From compliance to integrity: A question of attitude

From compliance to integrity

Diane de Saint Victor, General Counsel at ABB Ltd, talks about her experience in developing and realizing compliance-programs.

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«We are only as good as we are today,» she says. «Things change rapidly and we need to keep pace through our compliance efforts. With more than 140,000 employees it may happen that someone somewhere will do something wrong. But when we make mistakes, what makes the difference is how we look at these mistakes. We have to be humble. We want to do everything we can to detect wrongdoing and resolve possible violations in order to prevent further incidents. This is our challenge.»

The three waves: From compliance to integrity

There was a time when Legal dominated compliance. Lawyers would concentrate on translating laws and regulations into internal policies. This first wave of compliance led to the establishment of policies and procedures on topics such as multinational anti-bribery and corruption laws, anti-trust and trade sanction requirements. Compliance was regulatory-driven, dictating the specific policies that employees should follow.

Then came the second wave of compliance, which saw internal teams translating the regulatory requirements into workable processes. Policies became controls in the internal business processes, designed to prevent and detect violations.

The third wave of compliance is the age of the behavioral approach. This is much more an art than a science. It aims to communicate compliance requirements in a way that enables people to understand the underlying reasoning, adopt the intent, and turn it into action by running the business in a compliant manner. This is the integrity approach. 

As Diane points out: «Integrity goes beyond the rule-based compliance approach to a value-based approach. It is not about looking good but about being good. People should ask themselves: Would I tell my kids what I’ve done?»

«Since beginning our integrity approach to compliance at ABB, we have seen an increase in the reporting of possible violations. This might appear to be a contradiction but it’s not: People no longer turn a blind eye. Instead, they report on possible violations, concerns or questions. That’s a good result! Don't look the other way. This is how we think about it at ABB. In encouraging our staff to ask questions and report on concerns, we have combined safety and integrity. Both require a culture of speaking up.»

Compliance: An attitude, not a department

«Compliance cannot be just a department in your organization. First and foremost it is an attitude. At ABB, therefore, we changed the department name from compliance to integrity. As changing names has little impact, what’s most important is that we put integrity on the agenda of the business leaders globally. The integrity team helps local management to communicate around compliance and integrity, offering tools to discuss it with employees as part of the regular business reviews.» «We have not separated the compliance function from Legal at ABB. I provide leadership to Legal and Integrity on an integrated basis. In this capacity the function is represented on the Executive Committee of the company and has a dotted line to the Finance, Audit & Compliance Committee of the Board of Directors. ABB’s ‘Chief Integrity Officer’ reports to me and is dedicated to integrity throughout the business. Finally, integrity has a more positive connotation than compliance. Our focus on positive communication and training is important to engage actively with all employees. This is key to achieving genuine compliance behavior.»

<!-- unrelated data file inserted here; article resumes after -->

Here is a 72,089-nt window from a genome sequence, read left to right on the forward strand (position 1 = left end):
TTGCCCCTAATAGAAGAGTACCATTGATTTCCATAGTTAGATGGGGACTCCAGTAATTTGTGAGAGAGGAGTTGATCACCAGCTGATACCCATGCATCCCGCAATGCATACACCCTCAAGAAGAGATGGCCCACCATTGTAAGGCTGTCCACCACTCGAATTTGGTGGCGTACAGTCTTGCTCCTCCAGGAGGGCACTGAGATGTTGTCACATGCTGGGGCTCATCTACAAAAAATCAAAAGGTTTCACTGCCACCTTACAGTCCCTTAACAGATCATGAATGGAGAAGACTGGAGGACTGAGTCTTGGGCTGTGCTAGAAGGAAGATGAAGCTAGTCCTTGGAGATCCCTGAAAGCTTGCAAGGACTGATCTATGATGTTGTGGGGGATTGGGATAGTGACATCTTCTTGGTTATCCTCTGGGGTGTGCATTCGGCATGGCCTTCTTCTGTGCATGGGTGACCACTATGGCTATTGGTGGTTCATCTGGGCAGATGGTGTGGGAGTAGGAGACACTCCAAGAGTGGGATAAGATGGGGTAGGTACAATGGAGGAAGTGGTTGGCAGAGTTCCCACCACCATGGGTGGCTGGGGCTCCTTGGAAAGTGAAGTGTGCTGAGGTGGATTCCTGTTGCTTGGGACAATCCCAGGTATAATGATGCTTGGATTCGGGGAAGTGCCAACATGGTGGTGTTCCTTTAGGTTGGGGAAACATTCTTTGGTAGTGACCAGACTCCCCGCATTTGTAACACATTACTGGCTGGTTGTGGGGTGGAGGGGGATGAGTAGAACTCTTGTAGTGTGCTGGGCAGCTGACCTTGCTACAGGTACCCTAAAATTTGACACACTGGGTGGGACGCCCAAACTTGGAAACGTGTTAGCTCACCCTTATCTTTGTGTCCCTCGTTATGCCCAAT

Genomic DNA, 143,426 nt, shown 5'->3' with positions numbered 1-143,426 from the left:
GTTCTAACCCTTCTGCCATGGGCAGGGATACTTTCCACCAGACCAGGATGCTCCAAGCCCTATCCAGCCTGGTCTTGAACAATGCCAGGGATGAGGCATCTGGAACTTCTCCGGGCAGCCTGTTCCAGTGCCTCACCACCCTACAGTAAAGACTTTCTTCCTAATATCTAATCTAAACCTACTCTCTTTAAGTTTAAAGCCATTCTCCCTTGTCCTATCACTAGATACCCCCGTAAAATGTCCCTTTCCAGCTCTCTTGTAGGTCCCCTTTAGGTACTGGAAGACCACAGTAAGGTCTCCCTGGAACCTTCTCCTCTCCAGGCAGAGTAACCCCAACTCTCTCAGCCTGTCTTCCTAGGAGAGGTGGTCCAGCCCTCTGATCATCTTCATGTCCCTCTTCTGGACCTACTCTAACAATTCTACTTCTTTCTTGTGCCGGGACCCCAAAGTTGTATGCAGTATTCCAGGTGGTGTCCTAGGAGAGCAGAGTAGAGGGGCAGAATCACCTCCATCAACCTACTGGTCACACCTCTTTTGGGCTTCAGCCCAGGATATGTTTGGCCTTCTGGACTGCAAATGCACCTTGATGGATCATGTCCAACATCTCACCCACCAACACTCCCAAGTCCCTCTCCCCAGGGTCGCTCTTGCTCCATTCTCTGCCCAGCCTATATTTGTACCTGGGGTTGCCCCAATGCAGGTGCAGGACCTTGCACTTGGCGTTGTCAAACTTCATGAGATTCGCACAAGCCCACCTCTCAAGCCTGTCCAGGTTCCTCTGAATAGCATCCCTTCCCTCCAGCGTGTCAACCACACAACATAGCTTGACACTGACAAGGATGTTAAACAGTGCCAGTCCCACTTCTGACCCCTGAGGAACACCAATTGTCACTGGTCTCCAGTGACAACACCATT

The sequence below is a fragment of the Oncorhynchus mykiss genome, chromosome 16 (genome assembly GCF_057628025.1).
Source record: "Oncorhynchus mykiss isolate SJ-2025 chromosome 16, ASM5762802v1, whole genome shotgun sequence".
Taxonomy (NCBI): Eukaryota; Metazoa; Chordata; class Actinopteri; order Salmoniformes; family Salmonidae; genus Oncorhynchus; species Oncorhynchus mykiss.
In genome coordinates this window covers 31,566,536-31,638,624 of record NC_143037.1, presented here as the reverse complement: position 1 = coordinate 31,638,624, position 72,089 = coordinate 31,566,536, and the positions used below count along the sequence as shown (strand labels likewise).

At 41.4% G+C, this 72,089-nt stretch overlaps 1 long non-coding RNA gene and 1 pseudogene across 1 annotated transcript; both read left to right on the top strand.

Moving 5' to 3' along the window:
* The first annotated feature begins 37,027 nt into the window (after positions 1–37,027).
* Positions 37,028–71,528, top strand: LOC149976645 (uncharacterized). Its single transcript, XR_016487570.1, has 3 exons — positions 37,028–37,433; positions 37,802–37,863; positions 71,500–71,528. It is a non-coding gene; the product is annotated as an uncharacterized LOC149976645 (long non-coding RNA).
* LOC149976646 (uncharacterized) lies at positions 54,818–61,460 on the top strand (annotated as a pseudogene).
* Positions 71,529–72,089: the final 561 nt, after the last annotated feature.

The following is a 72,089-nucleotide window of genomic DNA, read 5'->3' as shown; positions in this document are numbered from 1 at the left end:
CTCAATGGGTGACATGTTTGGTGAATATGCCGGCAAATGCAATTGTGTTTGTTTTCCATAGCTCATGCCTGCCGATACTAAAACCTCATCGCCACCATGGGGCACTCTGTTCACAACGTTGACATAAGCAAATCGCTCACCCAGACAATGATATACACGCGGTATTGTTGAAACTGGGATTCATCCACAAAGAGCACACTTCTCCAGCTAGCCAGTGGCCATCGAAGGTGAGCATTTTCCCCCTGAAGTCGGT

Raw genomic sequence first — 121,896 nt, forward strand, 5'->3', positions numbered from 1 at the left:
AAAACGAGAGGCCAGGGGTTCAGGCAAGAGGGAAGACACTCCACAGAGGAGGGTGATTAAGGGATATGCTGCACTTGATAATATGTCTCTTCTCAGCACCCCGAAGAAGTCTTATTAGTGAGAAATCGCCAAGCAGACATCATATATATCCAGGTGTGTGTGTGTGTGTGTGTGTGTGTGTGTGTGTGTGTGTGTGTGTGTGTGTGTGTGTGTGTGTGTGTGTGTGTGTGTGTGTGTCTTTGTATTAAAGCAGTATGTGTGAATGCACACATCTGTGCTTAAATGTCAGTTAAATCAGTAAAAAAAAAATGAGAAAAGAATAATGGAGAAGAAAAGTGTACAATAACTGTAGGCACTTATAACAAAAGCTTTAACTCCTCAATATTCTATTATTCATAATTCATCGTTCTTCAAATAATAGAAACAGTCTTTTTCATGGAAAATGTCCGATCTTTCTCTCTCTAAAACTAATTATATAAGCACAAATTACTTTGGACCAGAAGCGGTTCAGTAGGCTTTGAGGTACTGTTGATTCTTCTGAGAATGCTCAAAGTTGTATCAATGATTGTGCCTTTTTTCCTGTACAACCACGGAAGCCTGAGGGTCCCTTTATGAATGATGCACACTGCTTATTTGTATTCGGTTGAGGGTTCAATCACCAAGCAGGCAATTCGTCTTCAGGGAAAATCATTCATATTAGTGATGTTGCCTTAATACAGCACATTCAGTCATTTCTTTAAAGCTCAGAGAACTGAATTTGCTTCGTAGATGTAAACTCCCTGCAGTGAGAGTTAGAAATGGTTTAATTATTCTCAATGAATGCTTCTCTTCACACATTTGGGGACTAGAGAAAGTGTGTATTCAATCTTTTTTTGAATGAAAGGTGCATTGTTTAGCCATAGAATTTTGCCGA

Enforcement: Be strict but recognize the right behaviors

Not everyone jumps for joy at the thought of compliance. The same old protests can be heard: «It hurts our business», «It creates bureaucracy», «Our competitors also do it this way», «You are putting the company at a competitive disadvantage», «There is no level playing field» etc. Compliance teams must take a firm line against such voices. «We are sincere about our compliance goals,» comments Diane. «We are not doing this only because we have to, we are doing it because good business is in our long-term best interest. But crucially, we also hold our business leaders accountable for compliance and integrity within their part of the organization. We are strict with disciplinary measures to enforce compliance and integrity. Without enforcement the compliance commitment becomes artificial.»

Performance evaluation can be a powerful enforcement tool. This can mean taking tough decisions – and this in itself must be recognized. Diane concludes: «We thank managers who dare to make the right decision and employees who speak up. It is a ‘we thing’: We as ABB want to do clean and good business and if we make mistakes we must learn from that. Doing our very best to avoid reoccurrence. In the end, it is not only the tone at the top that matters – it is the tone of all employees.»

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